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Chemical compound

189 bytes removed, 00:04, 9 October 2007
/* Molecular Compound */ clean up
=== Molecular Compound ===
In contrast, the basic unit of a A ''molecular compound'' is the ''molecule''--an object containing two or more [[a compound which is composed of atoms]] joined together by [[covalent bond|covalent bonds]]s. In contrast to the formula unit of ionic crystals, the basic unit of a molecular compound is the ''molecule''. A molecule is the smallest particle of a compound that retains the unique defining properties of that compound.'' A molecule never dissociates when it dissolves--or if it does, it might be transformed into a [[polyatomic ion]] by giving up an atom of [[hydrogen]]. (The weak organic [[acid|acids]] commonly behave this way.)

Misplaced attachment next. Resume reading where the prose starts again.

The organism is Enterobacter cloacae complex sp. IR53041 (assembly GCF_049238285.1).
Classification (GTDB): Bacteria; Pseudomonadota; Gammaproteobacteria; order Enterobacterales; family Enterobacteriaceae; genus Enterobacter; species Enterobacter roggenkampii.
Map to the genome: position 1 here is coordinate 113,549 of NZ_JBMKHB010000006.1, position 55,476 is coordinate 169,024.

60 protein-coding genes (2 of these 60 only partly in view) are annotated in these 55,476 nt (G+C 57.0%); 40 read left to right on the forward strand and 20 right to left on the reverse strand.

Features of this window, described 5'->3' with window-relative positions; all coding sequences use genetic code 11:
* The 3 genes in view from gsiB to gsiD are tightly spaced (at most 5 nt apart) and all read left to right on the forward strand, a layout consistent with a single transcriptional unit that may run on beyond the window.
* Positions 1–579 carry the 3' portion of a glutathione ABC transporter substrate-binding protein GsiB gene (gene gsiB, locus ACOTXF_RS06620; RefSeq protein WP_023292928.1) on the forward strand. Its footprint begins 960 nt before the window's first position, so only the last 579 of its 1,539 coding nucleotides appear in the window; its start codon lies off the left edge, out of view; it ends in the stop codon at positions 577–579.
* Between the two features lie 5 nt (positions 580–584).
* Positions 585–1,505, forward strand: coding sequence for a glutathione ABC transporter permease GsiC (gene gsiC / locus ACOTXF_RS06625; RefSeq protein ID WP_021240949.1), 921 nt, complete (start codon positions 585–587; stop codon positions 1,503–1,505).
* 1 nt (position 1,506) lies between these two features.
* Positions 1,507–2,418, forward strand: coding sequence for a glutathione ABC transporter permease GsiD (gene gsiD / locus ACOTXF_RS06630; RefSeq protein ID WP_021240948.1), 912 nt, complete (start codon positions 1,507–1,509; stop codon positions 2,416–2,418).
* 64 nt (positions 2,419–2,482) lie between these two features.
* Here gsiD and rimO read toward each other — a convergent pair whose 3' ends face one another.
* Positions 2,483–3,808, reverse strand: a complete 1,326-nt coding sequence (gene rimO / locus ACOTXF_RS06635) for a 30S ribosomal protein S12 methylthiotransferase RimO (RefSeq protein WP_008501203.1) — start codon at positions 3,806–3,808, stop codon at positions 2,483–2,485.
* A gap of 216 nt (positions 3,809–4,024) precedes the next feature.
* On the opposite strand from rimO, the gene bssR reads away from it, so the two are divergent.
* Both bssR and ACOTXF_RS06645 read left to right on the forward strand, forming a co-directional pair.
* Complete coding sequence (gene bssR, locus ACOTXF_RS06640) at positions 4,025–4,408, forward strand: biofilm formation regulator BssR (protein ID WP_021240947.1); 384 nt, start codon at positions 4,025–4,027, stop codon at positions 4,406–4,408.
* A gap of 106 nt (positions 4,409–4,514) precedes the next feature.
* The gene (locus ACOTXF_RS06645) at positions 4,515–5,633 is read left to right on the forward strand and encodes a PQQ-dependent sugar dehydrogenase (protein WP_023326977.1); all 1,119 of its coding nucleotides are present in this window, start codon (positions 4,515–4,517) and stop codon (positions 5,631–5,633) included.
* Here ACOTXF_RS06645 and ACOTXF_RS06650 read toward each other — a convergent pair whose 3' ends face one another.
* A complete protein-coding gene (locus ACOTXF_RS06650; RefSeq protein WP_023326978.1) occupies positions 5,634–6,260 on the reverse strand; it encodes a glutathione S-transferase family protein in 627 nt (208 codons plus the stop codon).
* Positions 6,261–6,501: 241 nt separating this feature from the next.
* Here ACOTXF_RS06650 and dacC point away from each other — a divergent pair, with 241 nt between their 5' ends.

Molecules may be either ''polar'' or ''nonpolar''. Polar molecules have an unequal distribution of electric charge among their atoms, giving them distinct positive and negative "sidesregions." (The charge on either "side" in any region of a polar molecule is almost never equal to the full charge on, say, a single [[proton]] or [[electron]]. If it were, then the particle would be an ion.) Nonpolar molecules distribute their electrons evenly and thus have ''no'' partial positive or partial negative charge on any aspect of them.
In general, polar solutes dissolve in polar solvents, and nonpolar solutes dissolve in nonpolar solvents. Ionic compounds (see above) typically dissolve only in polar solvents.
Molecular compounds are also either ''organic'' or ''inorganic''. [[Organic compound|Organic compounds]] contain carbon; inorganic compounds do not. Polyatomic ions may also be organic or inorganic--though an organic polyatomic ion is usually a dissociated weak organic acid of the form R-COOH, where R is the rest, or ''residue'', of the molecule.
== Descriptors of Compounds ==
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